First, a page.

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350 Gallon Vivarium

Discussion in 'Chameleons' started by jcrema, Sep 28, 2016.

  1. jcrema

    jcrema New Member

    Hello, my environmental science class has decided to make a self sustaining Panther chameleon vivarium. I have a lot of question to ask. First this is the area that we have to work with it is 350 gallons and it will be emptied of its current plant inhabitants.
    Question 1: how will we have a constant source of food (preferable crickets) that is in the tank. I was thinking having a breeder colony in a smaller tank (like 10 gal) inside the tank with a small path that leads out of it. so how will we be able to do this without having to many crickets after they breed and will we need another animal to help control the population.

    Question 2: what is the best way to deal with the chameleons waste and keep the tank cleaned without out intervention.

    Question 3: what is the best soil to use for the live plants that we intend to use (Ficus Benjamina)

    question 4: what substrait if any

    Question 5: we were thinking of having a running water source inside the tank to contribute to the humidity and wellbeing of the plants, how is this best done.

    Question 6: going back to question 1 what is the best way for it to be self sustaining

    Question 7: what are your suggestions/ideas/qualms?

    Also i will try to update you guys as this project continues

    Jonah Crema
  2. Buggy0123

    Buggy0123 Established Member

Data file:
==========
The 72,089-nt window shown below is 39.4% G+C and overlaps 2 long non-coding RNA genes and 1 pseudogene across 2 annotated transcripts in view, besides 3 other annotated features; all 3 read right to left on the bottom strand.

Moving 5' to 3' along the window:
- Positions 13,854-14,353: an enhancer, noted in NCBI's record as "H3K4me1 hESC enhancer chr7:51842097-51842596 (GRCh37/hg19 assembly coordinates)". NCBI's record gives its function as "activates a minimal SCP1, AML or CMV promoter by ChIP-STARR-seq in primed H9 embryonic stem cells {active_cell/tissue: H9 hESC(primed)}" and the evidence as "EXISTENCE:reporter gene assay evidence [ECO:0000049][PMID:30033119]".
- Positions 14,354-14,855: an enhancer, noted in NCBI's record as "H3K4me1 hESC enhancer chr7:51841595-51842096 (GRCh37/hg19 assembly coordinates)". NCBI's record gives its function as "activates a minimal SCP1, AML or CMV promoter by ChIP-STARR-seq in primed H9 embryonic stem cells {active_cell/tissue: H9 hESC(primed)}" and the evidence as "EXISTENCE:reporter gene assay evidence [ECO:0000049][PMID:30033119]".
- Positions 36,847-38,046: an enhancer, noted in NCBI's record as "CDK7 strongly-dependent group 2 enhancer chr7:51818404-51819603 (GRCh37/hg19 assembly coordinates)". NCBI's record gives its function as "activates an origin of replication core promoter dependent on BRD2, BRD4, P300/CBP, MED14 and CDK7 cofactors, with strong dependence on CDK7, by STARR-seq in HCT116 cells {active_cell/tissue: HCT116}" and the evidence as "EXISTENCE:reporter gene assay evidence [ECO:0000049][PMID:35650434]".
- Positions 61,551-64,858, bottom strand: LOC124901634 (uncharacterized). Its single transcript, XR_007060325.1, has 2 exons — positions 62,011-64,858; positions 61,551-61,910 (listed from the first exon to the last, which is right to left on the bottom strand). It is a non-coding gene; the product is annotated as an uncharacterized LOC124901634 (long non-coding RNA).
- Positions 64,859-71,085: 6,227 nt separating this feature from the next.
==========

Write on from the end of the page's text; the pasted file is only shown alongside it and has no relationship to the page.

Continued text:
I don't know much about them but if I were you I'd look into bioactive set ups. These include whole bug colony's (isopods) that clean everything up for you. Crickets are hard to breed but once you get going they're difficult to stop. I currently breed crickets and I get about 40-50 a batch with 50 breeders. So maybe if you plan on breeding them start with two male crickets and four or five females. The femalesa a long stick-like egg dispenser out of the back of them. They also need several layers of substrate to lay their eggs in, another problem though is that the larger crickets will eat the babies when they hatch so be warned.
  3. Darkbird

    Darkbird Moderator Staff Member

    Well, I'm going to take a stab at this, but I know I can't answer everything.

    1. Can't see any way to do this in a closed environment without either having the crickets starve or getting more than the cham will eat. Hopefully someone else can think of something.
    2,3 and 4. These will go together, and I would recommend a bioactive substrate made of regular topsoil. You can even dig up your own from somewhere so long as no pesticides has been used on it. If you search around I believe there is some info about bioactive setups on this site.
    5. Can't help with this one, I've never attempted anything like this before.
    6 and 7. To be honest, I don't think this can work with a chameleon like you described, mostly due to the issues with breeding suitable feeders in a closed setup. At the very least you will end up doing maintenance for the feeders, as they need to eat and in not sure you could provide a self renewing food source for them. Something that might be more doable would be a setup with some sort of small frogs which generally feed on fruitflies. I think it would be doable to set up a culture that would keep the frogs out and still allow the fruitflies into the rest of the environment. With a larger carnivore like a panther chameleon, you'd be better off just leaving the feeding of it as the only part of the setup that's not self contained.

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